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Oslo, April 19th 1945, as the Third Reich is living its last days, a group of Nazis and sympathizers (a Wehrmacht general; an SS commander and his "assistant"; an Italian industrialist and ... See full summary »
It's the spring of 1944 and Therese is in a hurry to get back to Paris. The trains aren't running from the village where she has gone to visit her father's grave and to fill two suitcases ... See full summary »
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Ulisse is a naive young man out looking for a job after being released from the army. He drops the offer he gets from a group of fascists to go in with the Fossatis, a family of anarchists (unknown to him).
Evlyne, a judge's young wife, falls in love with Remy, that lives in Paris, during Holidays. After following him in the lovers city, she decides to return home to inform her husband about ... See full summary »
René Clément directed this exceptional film which captures an important but often ignored part of the Allied war effort in WWII. It chronicles the efforts by the French railway workers to hinder the German war machine. What makes the film work wonderfully is the non-professional actors--like the Neo-realist actors in post-war Italian films (such as by DeSica and Rossellini). This gives the movie a great sense of realism--almost like a documentary that was somehow filmed as events really took place--though it was made just after the war.
The film begins sometime after the German occupation began--it's never exactly certain. During this time, random acts of sabotage occur but they are mostly annoying and are seemingly unorganized. However, partway through the film, the Resistance receives word that the Normandy invasion has occurred. Suddenly, the full extent of the French Resistance is obvious, as the entire effort to use the rails to reinforce the German army are frustrated in many, many ways--ranging from sabotaging the tracks and equipment to even attacks on the trains themselves by partisans.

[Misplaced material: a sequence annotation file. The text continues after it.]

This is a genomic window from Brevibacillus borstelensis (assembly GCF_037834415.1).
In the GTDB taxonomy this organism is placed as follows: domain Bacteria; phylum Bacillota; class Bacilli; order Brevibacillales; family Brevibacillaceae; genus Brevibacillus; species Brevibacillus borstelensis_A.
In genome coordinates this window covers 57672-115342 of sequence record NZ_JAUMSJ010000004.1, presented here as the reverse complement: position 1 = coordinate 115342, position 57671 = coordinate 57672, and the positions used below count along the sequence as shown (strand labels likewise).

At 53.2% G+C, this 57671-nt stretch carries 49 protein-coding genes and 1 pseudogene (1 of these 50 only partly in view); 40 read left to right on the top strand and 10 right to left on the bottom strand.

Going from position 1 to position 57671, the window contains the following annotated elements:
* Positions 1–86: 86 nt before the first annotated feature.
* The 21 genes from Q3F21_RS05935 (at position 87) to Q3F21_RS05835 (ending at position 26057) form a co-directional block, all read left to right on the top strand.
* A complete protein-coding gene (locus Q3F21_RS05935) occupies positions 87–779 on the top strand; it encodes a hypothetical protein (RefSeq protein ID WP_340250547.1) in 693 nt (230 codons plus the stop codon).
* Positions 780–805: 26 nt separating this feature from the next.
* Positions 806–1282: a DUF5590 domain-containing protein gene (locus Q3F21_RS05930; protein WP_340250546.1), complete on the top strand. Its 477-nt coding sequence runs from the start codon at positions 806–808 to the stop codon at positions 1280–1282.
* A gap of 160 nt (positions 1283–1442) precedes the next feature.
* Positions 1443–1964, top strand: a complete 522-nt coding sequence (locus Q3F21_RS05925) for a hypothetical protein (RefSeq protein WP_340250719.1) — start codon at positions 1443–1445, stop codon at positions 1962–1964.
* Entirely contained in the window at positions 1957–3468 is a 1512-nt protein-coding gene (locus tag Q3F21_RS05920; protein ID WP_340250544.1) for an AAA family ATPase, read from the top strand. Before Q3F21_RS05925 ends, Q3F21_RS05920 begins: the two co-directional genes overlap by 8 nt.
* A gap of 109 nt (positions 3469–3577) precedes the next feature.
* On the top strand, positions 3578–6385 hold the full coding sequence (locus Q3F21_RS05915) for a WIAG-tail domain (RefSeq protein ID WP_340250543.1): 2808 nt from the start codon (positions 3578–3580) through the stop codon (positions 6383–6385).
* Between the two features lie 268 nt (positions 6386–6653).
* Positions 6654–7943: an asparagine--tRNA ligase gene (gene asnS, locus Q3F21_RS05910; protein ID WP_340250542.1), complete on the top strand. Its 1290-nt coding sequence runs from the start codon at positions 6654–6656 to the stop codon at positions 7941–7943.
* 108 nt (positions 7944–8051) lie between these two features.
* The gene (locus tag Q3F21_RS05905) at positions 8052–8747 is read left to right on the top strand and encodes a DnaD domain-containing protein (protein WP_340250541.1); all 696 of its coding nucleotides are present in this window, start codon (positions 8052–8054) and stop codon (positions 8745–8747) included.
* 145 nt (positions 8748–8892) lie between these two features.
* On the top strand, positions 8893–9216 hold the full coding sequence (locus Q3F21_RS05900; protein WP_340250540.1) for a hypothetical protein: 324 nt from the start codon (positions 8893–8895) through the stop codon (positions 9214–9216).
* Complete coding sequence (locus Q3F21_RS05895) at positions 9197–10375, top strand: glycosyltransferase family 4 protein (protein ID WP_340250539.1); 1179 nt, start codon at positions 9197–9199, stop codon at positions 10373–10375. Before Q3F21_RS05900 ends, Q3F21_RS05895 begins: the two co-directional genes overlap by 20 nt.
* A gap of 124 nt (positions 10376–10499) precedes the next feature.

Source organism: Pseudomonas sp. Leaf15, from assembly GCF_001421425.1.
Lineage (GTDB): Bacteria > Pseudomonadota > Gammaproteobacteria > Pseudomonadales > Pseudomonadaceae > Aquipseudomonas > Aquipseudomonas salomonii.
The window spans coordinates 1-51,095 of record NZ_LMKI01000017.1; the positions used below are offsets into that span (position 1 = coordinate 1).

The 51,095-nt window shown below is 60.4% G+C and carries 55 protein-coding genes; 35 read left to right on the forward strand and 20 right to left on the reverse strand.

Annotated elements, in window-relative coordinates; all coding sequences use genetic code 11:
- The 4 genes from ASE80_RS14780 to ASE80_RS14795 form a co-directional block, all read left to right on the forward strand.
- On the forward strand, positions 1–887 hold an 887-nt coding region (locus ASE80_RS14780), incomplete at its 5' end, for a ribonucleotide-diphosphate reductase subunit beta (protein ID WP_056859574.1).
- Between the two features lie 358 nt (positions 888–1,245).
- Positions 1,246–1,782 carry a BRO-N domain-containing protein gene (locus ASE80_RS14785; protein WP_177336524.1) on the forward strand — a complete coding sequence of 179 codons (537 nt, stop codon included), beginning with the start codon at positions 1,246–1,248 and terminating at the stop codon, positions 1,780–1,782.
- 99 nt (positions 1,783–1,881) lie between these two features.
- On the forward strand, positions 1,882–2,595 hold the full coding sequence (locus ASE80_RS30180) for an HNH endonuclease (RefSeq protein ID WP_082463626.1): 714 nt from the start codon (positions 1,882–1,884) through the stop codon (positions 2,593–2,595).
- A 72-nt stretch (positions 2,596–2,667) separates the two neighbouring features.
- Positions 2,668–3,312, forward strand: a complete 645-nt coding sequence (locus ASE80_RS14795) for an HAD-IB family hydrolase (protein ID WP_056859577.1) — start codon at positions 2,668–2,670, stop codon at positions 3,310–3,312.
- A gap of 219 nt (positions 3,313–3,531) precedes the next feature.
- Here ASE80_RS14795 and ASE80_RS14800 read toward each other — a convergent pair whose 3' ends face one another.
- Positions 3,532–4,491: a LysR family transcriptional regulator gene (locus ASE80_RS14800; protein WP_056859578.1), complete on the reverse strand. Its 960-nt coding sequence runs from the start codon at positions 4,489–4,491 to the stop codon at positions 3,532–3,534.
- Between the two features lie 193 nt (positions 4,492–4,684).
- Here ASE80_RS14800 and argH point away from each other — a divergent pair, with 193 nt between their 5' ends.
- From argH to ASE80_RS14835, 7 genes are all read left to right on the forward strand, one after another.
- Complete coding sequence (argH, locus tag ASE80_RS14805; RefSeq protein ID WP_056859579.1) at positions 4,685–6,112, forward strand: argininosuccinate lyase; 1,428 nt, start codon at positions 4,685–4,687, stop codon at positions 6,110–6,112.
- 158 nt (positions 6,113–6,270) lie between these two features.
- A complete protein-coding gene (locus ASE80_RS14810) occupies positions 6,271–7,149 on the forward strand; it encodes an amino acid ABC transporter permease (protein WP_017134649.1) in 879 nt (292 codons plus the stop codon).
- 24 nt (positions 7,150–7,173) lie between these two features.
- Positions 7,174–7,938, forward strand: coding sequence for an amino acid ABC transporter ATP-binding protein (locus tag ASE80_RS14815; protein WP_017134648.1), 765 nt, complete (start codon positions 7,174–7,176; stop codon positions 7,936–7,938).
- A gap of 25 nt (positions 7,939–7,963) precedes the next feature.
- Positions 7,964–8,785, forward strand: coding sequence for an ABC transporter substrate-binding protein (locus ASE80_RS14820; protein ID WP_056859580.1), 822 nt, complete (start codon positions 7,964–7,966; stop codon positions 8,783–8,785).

"La Bataille du Rail" ("The Battle of the Rails") works very well--mostly because in addition to the non-actors working in the film, the director and writers (one of which was the director himself) used a lot of tense little vignettes in the film to draw in the viewer. Perhaps some today might find it all a bit boring (after all, they are more interested, perhaps, in seeing the newest Brandon Frazier film), but as a history teacher, I think it's a must-see! Wonderful.
By the way, you can't blame the film makers for this, but the print I saw was pretty shabby. It had a lot of scratches and the white captions were poor--blending into the scenes at times and also, occasionally, mistranslated or using jargon that is too technical (full of railroad terms and jargon). I would LOVE to see this film restored and re-captioned!
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